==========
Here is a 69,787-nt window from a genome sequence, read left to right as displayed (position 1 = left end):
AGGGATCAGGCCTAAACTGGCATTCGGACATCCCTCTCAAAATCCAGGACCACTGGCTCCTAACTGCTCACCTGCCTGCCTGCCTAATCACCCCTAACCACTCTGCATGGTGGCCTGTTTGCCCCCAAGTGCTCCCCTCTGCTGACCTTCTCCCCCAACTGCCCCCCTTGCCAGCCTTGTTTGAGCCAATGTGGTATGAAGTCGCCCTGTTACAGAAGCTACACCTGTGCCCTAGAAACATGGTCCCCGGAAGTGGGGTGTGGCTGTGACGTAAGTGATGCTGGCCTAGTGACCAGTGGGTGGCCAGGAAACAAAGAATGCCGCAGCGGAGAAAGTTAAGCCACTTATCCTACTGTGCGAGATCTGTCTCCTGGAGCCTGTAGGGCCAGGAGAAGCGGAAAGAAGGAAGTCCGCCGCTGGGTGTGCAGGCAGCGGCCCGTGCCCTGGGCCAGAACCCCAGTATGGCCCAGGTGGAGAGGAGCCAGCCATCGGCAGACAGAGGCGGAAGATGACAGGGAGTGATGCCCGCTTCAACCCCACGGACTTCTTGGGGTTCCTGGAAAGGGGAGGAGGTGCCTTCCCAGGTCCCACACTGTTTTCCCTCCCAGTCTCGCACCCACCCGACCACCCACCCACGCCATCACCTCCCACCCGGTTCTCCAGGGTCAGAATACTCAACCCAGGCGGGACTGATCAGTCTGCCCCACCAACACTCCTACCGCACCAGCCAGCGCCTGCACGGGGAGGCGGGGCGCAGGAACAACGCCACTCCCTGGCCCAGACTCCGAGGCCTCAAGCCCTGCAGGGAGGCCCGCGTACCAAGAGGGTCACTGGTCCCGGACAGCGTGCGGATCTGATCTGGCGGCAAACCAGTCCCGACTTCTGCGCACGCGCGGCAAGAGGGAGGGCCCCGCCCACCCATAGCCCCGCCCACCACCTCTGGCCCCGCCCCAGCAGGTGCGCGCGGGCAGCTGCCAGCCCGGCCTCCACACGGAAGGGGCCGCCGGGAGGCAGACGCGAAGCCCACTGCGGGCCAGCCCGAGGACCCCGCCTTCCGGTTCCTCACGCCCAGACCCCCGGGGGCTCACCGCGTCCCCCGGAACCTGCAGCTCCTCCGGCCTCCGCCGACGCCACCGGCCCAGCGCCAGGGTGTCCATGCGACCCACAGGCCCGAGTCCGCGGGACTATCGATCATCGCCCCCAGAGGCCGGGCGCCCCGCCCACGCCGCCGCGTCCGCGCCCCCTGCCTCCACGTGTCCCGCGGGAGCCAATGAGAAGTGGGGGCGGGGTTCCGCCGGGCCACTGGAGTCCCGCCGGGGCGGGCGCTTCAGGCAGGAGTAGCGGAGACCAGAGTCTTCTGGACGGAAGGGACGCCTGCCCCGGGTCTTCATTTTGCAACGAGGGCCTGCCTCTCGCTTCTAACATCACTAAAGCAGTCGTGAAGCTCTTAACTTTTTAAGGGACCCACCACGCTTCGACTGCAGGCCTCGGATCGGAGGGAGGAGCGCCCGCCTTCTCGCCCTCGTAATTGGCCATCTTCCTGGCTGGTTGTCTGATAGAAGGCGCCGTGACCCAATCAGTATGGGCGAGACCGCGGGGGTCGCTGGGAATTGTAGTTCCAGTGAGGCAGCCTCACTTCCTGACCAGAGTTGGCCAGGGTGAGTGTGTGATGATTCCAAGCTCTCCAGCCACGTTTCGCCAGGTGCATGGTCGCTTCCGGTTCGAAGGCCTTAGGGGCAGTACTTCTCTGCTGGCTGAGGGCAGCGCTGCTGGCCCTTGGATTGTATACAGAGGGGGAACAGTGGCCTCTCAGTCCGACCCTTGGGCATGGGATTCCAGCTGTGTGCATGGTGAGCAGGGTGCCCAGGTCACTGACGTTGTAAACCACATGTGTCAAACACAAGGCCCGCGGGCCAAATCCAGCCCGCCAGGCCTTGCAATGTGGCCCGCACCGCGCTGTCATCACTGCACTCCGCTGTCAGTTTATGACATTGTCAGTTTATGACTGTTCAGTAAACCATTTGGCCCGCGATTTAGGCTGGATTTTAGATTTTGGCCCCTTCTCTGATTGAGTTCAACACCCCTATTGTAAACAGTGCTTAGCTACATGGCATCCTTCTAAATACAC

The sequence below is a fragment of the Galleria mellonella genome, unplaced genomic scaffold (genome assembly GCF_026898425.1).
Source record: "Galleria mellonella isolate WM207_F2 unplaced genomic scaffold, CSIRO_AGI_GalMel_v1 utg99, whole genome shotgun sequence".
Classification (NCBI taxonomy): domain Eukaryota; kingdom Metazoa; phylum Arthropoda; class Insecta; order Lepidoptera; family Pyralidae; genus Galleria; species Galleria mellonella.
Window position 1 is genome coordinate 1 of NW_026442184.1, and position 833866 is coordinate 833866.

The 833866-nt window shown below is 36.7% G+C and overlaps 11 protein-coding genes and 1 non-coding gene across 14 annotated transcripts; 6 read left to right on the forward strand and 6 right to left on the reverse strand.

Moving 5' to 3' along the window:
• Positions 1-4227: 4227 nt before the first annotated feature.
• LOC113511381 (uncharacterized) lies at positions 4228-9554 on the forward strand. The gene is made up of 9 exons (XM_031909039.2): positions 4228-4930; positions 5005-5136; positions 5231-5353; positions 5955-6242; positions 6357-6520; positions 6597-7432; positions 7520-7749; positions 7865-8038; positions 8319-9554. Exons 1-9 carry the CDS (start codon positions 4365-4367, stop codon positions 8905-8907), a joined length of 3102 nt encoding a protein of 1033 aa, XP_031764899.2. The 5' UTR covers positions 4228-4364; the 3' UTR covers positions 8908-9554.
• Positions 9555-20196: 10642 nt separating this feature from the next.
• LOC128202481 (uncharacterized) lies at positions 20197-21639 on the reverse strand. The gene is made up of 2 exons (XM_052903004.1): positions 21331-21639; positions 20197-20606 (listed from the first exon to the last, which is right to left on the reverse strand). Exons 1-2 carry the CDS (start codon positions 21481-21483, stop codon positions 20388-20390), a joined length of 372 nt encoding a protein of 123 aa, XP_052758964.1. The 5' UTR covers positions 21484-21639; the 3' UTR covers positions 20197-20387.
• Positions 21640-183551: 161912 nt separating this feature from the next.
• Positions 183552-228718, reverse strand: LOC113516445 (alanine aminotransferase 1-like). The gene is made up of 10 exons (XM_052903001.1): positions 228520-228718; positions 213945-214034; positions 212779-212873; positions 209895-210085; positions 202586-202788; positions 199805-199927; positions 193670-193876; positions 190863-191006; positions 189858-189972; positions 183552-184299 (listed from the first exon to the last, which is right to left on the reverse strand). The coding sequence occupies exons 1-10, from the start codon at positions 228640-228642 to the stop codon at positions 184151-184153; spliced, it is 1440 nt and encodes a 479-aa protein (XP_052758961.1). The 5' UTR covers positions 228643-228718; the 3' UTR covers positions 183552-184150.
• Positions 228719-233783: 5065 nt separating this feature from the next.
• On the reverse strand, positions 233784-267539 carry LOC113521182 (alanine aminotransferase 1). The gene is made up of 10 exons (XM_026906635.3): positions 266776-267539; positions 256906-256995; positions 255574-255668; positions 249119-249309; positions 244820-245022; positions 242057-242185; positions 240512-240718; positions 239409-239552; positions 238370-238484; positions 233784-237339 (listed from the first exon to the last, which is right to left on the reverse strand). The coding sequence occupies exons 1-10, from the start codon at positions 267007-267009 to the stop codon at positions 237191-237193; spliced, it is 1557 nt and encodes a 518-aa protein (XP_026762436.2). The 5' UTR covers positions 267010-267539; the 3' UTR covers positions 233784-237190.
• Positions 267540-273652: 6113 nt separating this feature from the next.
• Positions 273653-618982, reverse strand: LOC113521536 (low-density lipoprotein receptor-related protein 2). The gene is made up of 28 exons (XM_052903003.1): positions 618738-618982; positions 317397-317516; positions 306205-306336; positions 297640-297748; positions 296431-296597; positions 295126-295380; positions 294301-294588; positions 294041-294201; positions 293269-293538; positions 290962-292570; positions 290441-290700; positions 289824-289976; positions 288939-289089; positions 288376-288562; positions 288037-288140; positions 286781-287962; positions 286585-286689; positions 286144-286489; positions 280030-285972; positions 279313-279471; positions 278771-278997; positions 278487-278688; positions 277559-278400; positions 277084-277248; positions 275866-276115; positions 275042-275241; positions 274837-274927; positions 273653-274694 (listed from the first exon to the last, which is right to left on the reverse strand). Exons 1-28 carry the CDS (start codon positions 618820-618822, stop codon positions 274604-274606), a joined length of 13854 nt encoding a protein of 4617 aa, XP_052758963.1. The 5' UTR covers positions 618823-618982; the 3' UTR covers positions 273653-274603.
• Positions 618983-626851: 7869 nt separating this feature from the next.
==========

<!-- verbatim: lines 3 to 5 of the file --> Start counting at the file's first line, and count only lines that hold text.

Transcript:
The sequence below is a fragment of the Galleria mellonella genome, unplaced genomic scaffold (genome assembly GCF_026898425.1).
Source record: "Galleria mellonella isolate WM207_F2 unplaced genomic scaffold, CSIRO_AGI_GalMel_v1 utg99, whole genome shotgun sequence".
Classification (NCBI taxonomy): domain Eukaryota; kingdom Metazoa; phylum Arthropoda; class Insecta; order Lepidoptera; family Pyralidae; genus Galleria; species Galleria mellonella.